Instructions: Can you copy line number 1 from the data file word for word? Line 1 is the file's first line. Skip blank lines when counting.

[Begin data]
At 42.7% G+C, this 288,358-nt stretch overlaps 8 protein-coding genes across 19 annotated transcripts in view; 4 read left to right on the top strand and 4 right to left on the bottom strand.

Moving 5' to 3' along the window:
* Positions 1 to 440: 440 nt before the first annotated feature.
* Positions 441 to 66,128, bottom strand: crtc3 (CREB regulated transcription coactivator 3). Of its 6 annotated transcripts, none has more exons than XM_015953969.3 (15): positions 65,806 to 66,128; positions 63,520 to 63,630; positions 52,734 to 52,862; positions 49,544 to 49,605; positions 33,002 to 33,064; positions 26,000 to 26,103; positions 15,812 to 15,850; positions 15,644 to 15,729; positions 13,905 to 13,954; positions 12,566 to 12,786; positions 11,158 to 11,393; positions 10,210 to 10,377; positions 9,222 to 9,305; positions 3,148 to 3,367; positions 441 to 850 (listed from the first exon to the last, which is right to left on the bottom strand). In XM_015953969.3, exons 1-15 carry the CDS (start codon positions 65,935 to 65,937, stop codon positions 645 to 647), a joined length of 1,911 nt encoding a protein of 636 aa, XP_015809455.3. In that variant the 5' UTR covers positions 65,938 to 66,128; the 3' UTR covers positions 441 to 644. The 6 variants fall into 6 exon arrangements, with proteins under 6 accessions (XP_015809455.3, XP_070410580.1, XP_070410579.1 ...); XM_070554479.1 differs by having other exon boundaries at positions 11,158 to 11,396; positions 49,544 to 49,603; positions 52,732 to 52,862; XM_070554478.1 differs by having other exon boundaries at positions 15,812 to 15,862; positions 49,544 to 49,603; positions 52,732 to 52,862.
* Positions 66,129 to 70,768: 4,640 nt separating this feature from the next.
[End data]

At 42.7% G+C, this 288,358-nt stretch overlaps 8 protein-coding genes across 19 annotated transcripts in view; 4 read left to right on the top strand and 4 right to left on the bottom strand.